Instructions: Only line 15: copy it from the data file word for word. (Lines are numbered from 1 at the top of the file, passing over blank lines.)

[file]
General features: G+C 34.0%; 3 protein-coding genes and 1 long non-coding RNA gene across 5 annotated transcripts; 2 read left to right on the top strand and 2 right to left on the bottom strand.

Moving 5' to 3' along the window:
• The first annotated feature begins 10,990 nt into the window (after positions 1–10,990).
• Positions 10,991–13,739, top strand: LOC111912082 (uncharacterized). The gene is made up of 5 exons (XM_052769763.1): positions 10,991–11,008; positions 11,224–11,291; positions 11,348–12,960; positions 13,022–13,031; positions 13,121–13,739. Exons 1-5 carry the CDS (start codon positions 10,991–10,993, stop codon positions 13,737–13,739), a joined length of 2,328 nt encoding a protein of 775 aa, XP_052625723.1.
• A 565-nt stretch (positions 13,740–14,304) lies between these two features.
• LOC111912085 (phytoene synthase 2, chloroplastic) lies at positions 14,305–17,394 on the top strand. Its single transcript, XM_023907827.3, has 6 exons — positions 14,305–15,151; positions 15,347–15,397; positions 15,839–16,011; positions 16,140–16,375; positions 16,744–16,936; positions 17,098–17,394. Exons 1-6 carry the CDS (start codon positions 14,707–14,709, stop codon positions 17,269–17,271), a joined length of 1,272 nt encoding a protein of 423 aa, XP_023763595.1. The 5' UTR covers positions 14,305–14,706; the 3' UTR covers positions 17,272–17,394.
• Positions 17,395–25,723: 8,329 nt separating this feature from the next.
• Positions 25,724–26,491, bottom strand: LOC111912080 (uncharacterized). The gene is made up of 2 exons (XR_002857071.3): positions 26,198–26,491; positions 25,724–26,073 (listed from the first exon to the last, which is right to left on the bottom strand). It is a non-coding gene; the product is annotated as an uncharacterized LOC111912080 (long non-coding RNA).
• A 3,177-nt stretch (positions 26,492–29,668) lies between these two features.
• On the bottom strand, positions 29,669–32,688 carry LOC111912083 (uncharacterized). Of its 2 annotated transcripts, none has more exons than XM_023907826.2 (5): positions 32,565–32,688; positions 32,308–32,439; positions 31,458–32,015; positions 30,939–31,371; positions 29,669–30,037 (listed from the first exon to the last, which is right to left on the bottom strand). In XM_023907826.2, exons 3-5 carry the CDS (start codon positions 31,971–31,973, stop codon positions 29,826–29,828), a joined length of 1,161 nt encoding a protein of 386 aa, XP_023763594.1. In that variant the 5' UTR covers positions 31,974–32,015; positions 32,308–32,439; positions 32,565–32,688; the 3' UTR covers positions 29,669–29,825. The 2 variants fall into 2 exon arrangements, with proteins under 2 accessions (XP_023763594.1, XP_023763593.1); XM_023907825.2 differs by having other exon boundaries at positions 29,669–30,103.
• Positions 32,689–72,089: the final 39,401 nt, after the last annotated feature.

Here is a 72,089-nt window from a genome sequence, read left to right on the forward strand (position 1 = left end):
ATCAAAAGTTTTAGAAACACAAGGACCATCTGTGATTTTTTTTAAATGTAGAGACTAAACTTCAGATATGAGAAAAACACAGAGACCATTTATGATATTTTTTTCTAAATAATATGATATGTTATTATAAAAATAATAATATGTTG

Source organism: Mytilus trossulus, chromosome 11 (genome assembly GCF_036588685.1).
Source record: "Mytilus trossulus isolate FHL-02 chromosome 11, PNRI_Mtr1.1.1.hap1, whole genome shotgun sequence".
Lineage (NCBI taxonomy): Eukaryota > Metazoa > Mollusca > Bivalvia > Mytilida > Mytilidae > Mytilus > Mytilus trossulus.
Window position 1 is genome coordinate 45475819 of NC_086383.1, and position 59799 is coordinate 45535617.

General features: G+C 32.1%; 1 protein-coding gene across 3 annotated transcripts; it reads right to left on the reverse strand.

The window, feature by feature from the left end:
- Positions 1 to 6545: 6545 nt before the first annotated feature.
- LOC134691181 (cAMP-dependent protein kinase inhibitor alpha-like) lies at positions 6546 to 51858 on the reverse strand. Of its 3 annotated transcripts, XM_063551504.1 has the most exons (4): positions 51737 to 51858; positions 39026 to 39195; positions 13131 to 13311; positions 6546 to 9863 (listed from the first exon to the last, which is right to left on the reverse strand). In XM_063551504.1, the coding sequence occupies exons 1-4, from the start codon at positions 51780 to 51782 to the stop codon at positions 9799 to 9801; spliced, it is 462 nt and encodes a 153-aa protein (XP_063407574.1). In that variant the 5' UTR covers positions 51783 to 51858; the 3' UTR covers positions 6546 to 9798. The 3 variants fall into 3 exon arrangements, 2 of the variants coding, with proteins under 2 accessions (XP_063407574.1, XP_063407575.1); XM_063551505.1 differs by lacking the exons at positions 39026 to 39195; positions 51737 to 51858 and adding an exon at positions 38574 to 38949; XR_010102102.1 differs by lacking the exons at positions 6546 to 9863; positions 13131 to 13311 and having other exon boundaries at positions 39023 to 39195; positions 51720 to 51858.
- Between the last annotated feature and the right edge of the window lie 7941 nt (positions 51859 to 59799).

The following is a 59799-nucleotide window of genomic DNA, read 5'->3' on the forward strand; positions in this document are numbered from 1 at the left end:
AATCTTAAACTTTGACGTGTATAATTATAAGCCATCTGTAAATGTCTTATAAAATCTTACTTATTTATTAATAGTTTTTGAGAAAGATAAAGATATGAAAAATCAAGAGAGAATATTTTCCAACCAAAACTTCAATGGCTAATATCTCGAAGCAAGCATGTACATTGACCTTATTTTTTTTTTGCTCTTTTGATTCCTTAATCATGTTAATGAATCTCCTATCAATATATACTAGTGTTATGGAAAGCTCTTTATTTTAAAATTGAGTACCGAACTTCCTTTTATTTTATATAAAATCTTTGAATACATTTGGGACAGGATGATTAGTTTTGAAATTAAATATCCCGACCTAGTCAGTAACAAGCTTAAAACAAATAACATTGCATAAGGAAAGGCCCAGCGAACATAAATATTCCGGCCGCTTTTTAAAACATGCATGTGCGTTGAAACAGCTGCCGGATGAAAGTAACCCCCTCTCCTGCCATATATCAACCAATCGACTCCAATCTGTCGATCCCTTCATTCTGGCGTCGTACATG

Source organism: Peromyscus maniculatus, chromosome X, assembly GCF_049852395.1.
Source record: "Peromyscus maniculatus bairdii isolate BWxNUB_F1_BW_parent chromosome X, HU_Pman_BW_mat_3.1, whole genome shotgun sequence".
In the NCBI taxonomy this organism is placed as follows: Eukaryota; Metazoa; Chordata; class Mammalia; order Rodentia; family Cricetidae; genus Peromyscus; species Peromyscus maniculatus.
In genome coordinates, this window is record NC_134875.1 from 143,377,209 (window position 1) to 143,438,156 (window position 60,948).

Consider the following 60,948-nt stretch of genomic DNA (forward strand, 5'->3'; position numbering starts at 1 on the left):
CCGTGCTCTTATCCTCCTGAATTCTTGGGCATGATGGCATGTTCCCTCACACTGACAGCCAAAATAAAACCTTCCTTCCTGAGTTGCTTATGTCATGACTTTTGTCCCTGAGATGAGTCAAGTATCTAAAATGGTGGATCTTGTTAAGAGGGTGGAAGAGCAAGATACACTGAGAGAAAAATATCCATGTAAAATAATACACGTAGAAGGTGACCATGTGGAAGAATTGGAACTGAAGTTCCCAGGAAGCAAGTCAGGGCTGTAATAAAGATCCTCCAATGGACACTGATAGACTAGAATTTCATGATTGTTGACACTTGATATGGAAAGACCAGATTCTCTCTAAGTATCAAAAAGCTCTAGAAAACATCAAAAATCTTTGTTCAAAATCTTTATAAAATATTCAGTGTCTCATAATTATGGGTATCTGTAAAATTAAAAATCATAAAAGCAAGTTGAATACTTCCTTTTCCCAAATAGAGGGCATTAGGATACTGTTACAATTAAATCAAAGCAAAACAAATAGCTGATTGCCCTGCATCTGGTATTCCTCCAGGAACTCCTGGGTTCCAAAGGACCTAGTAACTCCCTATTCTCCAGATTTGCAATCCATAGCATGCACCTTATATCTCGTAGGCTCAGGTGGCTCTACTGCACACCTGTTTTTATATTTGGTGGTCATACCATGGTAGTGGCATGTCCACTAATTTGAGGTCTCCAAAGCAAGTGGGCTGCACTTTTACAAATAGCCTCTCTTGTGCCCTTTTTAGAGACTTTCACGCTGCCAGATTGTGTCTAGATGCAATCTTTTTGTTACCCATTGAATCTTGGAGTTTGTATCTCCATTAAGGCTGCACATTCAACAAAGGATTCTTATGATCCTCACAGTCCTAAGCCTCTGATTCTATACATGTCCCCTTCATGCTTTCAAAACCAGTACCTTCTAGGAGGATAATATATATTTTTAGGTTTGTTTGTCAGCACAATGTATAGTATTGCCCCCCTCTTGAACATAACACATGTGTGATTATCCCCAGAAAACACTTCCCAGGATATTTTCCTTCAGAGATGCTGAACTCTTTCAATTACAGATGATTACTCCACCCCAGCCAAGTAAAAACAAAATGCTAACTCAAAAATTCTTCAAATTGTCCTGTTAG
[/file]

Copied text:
Source record: "Mytilus trossulus isolate FHL-02 chromosome 11, PNRI_Mtr1.1.1.hap1, whole genome shotgun sequence".